Note that the AllowDeny menu options for Allowing, Denying, and Removing clients and for otherwise manipulating AllowDeny tables currently work only with user.AllowDeny. If you use a different AllowDeny table, you will have to maintain it completely manually.


Primary Scripts in the Suite

ClientIsAllowed( inIPorDN, inAllowDenyTbl )

Call this script to determine if the client address is allowed access according to the specified permissions table.

inIPorDN can be a complete IP address, a partial IP address, or a domain name.

inAllowDenyTbl is optional. If provided, it must be the address of a table containing a subtable named "deny"; it may optionally have a subtable named "allow". If omitted, @user.AllowDeny is used.

AllowClientAddr( inIPorDN, inAllowDenyTbl, inNotifyUser )

Call this script to specifically allow a given client address (IP address or domain name) access.

inIPorDN can be a complete IP address, a partial IP address, or a domain name.

inAllowDenyTable is optional. If provided, it must be the address of a table containing a subtable named "deny"; it may optionally have a subtable named "allow". If omitted, @user.AllowDeny is used.

inNotifyUser indicates to the script whether to notify the user when they have called this routine to allow a client address that is already explicitly allowed, or whether to prompt the user whether to proceed when completion of this routine will result in the creation of an Allow subtable. inNotifyUser defaults to FALSE.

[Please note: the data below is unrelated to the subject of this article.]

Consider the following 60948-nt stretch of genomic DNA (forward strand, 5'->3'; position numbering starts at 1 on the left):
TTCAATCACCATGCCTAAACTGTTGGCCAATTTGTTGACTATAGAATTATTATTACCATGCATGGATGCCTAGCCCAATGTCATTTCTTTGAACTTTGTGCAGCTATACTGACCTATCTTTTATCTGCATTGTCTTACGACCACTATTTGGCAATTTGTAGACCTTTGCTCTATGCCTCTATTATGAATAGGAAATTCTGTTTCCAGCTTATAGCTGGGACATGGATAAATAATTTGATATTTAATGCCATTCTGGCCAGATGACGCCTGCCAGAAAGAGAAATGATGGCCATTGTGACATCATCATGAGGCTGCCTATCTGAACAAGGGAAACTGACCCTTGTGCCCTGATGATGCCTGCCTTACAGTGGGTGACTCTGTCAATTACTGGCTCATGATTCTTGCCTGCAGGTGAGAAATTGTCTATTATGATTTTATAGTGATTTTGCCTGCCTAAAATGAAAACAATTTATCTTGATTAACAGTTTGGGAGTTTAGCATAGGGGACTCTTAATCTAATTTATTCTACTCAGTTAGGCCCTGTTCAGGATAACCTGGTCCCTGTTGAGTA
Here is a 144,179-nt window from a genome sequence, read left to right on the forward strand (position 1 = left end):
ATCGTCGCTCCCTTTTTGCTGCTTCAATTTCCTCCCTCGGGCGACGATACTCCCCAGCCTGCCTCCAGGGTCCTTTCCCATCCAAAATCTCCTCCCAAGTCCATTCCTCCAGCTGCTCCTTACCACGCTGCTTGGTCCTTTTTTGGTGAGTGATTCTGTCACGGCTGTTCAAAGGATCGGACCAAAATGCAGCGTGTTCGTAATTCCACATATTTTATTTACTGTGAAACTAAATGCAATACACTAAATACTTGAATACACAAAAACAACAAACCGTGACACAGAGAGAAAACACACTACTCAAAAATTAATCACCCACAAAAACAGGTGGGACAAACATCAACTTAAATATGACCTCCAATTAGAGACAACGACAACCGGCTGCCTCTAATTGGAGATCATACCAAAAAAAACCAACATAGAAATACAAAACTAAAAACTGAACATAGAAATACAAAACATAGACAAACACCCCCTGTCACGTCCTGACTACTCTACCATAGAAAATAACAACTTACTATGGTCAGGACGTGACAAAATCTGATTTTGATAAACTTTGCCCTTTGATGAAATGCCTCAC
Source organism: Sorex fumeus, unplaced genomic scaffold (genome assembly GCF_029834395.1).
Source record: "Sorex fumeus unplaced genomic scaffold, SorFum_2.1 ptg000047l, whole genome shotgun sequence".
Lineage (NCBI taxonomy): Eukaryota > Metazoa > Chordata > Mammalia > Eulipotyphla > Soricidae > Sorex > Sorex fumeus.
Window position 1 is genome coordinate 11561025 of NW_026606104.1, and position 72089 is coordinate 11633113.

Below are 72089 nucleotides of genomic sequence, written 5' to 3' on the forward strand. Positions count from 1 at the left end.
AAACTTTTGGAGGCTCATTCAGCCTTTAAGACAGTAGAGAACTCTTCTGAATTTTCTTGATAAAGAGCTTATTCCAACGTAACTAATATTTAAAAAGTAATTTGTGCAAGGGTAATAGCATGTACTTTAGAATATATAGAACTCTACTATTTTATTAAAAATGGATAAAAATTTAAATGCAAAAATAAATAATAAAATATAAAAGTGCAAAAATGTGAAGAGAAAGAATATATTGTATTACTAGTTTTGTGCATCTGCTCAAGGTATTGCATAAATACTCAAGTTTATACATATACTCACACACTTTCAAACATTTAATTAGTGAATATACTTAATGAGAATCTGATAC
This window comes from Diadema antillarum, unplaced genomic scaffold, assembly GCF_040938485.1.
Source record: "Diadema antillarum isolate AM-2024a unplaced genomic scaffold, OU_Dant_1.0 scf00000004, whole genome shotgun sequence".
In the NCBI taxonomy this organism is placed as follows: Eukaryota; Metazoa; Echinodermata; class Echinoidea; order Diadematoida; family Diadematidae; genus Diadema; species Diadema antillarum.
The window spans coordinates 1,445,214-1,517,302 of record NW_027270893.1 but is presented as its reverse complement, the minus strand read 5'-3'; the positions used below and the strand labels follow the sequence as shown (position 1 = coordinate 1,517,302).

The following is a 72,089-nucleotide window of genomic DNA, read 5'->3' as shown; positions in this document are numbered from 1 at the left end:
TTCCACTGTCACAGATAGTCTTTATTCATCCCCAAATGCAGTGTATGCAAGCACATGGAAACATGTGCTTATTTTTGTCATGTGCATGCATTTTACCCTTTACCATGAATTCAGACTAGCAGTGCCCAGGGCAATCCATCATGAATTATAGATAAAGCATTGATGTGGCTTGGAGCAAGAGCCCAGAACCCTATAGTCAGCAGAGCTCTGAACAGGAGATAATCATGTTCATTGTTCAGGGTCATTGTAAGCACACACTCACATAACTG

If inNotifyUser is false, the script will simply create the Allow subtable if necessary, and will not report either the creation of the Allow subtable or the attempt to allow a client address that is already allowed.

DenyClientAddr( inIPorDN, inAllowDenyTbl, inNotifyUser )

Call this script to specifically deny a given client address (IP address or domain name) access.

inIPorDN can be a complete IP address, a partial IP address, or a domain name.

inAllowDenyTable is optional. If provided, it must be the address of a table containing a subtable named "deny"; it may optionally have a subtable named "allow". If omitted, @user.AllowDeny is used.

inNotifyUser indicates to the script whether to notify the user when they have called this routine to deny a client address that is already explicitly denied, or whether to prompt the user whether to proceed when completion of this routine will result in the creation of a Deny subtable or in the removal of the Allow subtable. inNotifyUser defaults to FALSE.

If inNotifyUser is false, the script will simply create the Deny subtable if necessary, will delete the Allow subtable if it is empty, and will not report the creation of the Deny subtable, the deletion of the Allow subtable, or the attempt to allow a client address that is already allowed.

RemoveClientAddr( inIPorDN, inAllowDenyTbl, inNotifyUser )

Call this script to remove a given client address (IP address or domain name) from the Allow and Deny tables.

inIPorDN can be a complete IP address, a partial IP address, or a domain name.

inAllowDenyTable is optional. If provided, it must be the address of a table containing a subtable named "deny"; it may optionally have a subtable named "allow". If omitted, @user.AllowDeny is used.

inNotifyUser indicates to the script whether to prompt the user whether to proceed when completion of this routine will result in the removal of the Allow subtable. inNotifyUser defaults to FALSE.

If inNotifyUser is false, the script will simply delete the Allow subtable if it is empty, and will not report the deletion of the Allow subtable.


Release Notes

Spinward Stars
Copyright © 1998, 1999 by Samuel Reynolds. All rights reserved. Last modified 1999/08/03.
Built with Frontier v.6.0 on Macintosh OS 8.1 on 1999/08/19.